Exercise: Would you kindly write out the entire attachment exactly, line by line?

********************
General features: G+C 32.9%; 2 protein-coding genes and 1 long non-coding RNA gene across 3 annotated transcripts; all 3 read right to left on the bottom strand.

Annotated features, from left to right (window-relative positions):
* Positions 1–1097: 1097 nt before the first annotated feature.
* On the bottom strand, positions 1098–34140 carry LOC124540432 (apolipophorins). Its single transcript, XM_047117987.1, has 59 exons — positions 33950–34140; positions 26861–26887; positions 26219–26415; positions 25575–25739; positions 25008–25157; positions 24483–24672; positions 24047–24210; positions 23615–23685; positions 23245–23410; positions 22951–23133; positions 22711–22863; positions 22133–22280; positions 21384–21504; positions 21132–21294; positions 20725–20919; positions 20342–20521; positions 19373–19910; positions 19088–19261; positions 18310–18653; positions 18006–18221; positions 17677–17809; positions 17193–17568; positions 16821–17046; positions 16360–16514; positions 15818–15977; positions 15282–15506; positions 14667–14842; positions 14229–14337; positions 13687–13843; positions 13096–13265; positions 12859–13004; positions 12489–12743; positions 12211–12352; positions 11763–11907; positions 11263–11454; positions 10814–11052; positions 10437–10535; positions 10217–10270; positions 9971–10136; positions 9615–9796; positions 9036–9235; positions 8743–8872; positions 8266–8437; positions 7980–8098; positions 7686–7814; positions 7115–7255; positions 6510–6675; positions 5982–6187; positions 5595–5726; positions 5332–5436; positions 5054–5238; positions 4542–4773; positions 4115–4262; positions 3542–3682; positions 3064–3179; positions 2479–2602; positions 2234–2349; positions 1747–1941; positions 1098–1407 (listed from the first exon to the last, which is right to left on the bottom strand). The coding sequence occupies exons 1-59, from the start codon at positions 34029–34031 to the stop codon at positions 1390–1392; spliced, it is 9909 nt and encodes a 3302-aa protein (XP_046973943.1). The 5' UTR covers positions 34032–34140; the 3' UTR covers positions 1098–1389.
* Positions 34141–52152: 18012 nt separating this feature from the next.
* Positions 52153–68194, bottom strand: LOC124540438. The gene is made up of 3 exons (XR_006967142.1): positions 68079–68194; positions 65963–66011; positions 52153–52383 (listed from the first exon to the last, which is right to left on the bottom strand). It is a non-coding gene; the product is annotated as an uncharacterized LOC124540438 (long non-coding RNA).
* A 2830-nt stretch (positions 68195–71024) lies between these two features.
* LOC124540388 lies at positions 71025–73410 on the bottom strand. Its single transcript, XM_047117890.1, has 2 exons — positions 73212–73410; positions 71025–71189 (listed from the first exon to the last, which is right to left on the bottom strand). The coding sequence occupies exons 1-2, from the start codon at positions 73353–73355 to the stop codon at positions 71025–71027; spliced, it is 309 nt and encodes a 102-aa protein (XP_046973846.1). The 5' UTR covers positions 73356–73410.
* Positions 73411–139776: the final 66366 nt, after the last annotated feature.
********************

General features: G+C 32.9%; 2 protein-coding genes and 1 long non-coding RNA gene across 3 annotated transcripts; all 3 read right to left on the bottom strand.

Annotated features, from left to right (window-relative positions):
* Positions 1–1097: 1097 nt before the first annotated feature.
* On the bottom strand, positions 1098–34140 carry LOC124540432 (apolipophorins). Its single transcript, XM_047117987.1, has 59 exons — positions 33950–34140; positions 26861–26887; positions 26219–26415; positions 25575–25739; positions 25008–25157; positions 24483–24672; positions 24047–24210; positions 23615–23685; positions 23245–23410; positions 22951–23133; positions 22711–22863; positions 22133–22280; positions 21384–21504; positions 21132–21294; positions 20725–20919; positions 20342–20521; positions 19373–19910; positions 19088–19261; positions 18310–18653; positions 18006–18221; positions 17677–17809; positions 17193–17568; positions 16821–17046; positions 16360–16514; positions 15818–15977; positions 15282–15506; positions 14667–14842; positions 14229–14337; positions 13687–13843; positions 13096–13265; positions 12859–13004; positions 12489–12743; positions 12211–12352; positions 11763–11907; positions 11263–11454; positions 10814–11052; positions 10437–10535; positions 10217–10270; positions 9971–10136; positions 9615–9796; positions 9036–9235; positions 8743–8872; positions 8266–8437; positions 7980–8098; positions 7686–7814; positions 7115–7255; positions 6510–6675; positions 5982–6187; positions 5595–5726; positions 5332–5436; positions 5054–5238; positions 4542–4773; positions 4115–4262; positions 3542–3682; positions 3064–3179; positions 2479–2602; positions 2234–2349; positions 1747–1941; positions 1098–1407 (listed from the first exon to the last, which is right to left on the bottom strand). The coding sequence occupies exons 1-59, from the start codon at positions 34029–34031 to the stop codon at positions 1390–1392; spliced, it is 9909 nt and encodes a 3302-aa protein (XP_046973943.1). The 5' UTR covers positions 34032–34140; the 3' UTR covers positions 1098–1389.
* Positions 34141–52152: 18012 nt separating this feature from the next.
* Positions 52153–68194, bottom strand: LOC124540438. The gene is made up of 3 exons (XR_006967142.1): positions 68079–68194; positions 65963–66011; positions 52153–52383 (listed from the first exon to the last, which is right to left on the bottom strand). It is a non-coding gene; the product is annotated as an uncharacterized LOC124540438 (long non-coding RNA).
* A 2830-nt stretch (positions 68195–71024) lies between these two features.
* LOC124540388 lies at positions 71025–73410 on the bottom strand. Its single transcript, XM_047117890.1, has 2 exons — positions 73212–73410; positions 71025–71189 (listed from the first exon to the last, which is right to left on the bottom strand). The coding sequence occupies exons 1-2, from the start codon at positions 73353–73355 to the stop codon at positions 71025–71027; spliced, it is 309 nt and encodes a 102-aa protein (XP_046973846.1). The 5' UTR covers positions 73356–73410.
* Positions 73411–139776: the final 66366 nt, after the last annotated feature.